HONORING TRIBAL HISTORY:
A Partnership Between the Roslyn Downtown Association and Yakama Nation
In 2020, we at the Roslyn Downtown Association decided to take action to honor the Tribal history and stewardship of our town and the surrounding areas.
Roslyn is located within the ancestral lands of the Confederated Tribes and Bands of the Yakama Nation, who have cared for the area’s mountains, lands, and waters since time immemorial. To honor this history, the RDA approached the Yakama Nation Cultural Resources Program and proposed to educate Roslyn community members and visitors about the Yakama Nation’s historic and continuing connection to the region’s lands, waters, and resources. The Yakama Nation representatives with whom we met were receptive, and together we embarked on a new partnership.
Under the partnership agreement we created with the Yakama Nation in November 2020, during Native American Heritage Month, we at the Roslyn Downtown Association will work with Yakama Nation staff to develop educational materials, public displays, and experiential learning opportunities, which will be located throughout the local area. Materials will feature the Yakama Nation’s history, culture, and continuing land and resource stewardship efforts in the Roslyn and Upper County areas.
Here at the RDA, we’re thrilled about this partnership’s possibilities for continued public education. After all, the Yakama Nation’s work to protect and restore natural and cultural resources throughout their ancestral lands has made Roslyn the place that we all love and enjoy today. According to Jerry Meninick, the Yakama Nation’s Deputy Director of Cultural Resources, the Tribe is equally excited about the partnership: “The Yakama Nation looks forward to working with the RDA to help people understand and appreciate our culture, values, and ongoing efforts to protect our way of life. We are taught that when you travel from place to place throughout our lands, it is a custom to seek an understanding of those Tribal members who were born and lived before us.”
Roslyn is located within the Yakama Nation’s historic Treaty Territory, which extends throughout the greater Columbia River Basin area in eastern Washington. “There is a great history of Tribal stewardship that spans thousands of years and continues to this day. We all benefit from it, but many are not aware,” notes Noah Oliver, the Yakama Nation Cultural Geographer and Geoarchaeologist, one of the staff members who helped the RDA bring this partnership to life.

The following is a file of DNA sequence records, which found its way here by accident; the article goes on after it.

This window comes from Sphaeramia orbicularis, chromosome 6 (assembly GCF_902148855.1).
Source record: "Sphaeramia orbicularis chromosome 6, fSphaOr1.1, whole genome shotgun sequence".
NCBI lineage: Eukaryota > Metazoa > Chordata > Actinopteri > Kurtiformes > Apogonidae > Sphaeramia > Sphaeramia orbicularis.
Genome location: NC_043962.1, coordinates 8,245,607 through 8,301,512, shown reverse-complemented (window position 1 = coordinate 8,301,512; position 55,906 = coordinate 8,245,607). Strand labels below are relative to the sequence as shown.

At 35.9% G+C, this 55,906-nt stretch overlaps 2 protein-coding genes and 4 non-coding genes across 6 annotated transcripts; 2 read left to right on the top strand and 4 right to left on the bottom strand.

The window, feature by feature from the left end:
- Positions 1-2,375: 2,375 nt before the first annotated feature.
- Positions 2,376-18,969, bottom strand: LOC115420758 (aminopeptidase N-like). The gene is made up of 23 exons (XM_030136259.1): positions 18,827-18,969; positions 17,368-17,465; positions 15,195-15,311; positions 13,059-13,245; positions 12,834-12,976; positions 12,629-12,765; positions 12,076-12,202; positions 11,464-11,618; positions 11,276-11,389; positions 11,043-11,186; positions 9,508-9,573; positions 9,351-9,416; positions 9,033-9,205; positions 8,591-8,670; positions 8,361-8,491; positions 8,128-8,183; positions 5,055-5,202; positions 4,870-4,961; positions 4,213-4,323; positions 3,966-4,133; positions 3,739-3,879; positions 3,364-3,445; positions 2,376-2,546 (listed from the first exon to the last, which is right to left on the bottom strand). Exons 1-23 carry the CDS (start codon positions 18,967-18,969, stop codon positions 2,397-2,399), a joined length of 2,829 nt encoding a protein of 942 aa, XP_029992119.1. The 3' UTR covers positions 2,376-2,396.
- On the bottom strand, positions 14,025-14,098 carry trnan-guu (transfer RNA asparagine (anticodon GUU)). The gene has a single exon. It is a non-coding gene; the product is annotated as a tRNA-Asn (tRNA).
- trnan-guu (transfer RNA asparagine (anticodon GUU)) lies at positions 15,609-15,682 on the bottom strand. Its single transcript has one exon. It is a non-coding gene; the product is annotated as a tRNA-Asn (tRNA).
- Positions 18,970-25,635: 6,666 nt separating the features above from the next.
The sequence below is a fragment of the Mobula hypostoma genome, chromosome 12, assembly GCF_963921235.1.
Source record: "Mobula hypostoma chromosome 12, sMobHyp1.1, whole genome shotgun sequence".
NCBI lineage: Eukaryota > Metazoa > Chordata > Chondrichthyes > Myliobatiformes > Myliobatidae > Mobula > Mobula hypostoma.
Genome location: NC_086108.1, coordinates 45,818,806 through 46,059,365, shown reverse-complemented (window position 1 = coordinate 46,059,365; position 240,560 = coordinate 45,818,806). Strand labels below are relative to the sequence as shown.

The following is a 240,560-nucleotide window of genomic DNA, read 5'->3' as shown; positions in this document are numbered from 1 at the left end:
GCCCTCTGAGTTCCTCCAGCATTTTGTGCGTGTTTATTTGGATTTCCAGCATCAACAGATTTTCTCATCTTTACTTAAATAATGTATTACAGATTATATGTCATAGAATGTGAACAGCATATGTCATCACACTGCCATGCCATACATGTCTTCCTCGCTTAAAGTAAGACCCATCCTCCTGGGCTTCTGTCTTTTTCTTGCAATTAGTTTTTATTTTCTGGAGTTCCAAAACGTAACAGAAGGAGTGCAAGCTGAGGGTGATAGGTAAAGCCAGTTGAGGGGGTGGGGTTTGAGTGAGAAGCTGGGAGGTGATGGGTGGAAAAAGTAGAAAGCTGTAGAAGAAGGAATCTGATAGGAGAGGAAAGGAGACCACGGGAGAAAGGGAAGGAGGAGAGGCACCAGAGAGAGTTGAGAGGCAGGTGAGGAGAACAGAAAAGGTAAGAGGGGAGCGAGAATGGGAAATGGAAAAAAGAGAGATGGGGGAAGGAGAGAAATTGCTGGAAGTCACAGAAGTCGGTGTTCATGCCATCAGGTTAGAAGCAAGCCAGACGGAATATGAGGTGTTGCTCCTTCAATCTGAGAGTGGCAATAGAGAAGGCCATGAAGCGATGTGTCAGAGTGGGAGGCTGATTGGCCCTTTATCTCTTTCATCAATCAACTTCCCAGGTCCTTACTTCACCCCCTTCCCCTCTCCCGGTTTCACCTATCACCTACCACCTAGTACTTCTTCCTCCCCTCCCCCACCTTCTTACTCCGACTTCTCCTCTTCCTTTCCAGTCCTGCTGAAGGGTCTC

One project is the Creators Law Sculpture, to convey the Yakama Nation’s belief that our minds, bodies, and souls are affected by the life-sustaining gifts of earth, water, air, and natural and cultural resources—with design interpretation by the Yakama Nation Chairman Gerald Lewis, Tribal Councilmember Terry Heemsah, and other Tribal members.
Noah Oliver shared that the land (the earth, our mother), water (the giver of life), air (our sacred breath), and all-natural and cultural resources are gifts from the Creator. They allow us to live well on the land and in our hearts. They are the resources that sustain our lives. We are obligated to be the protectors of these resources in practice outlined by the Creator. While this practice has been part of our lives for thousands of years, many of these resources, now more than ever, have become threatened.
As former Yakama Tribal Council Chairman Delano Saluskin observes, “This work will help us bring our communities together and move forward in a good way for the benefit of future generations.” We look forward to sharing more stories and projects from the RDA’s partnership with the Yakama Nation in months and years to come!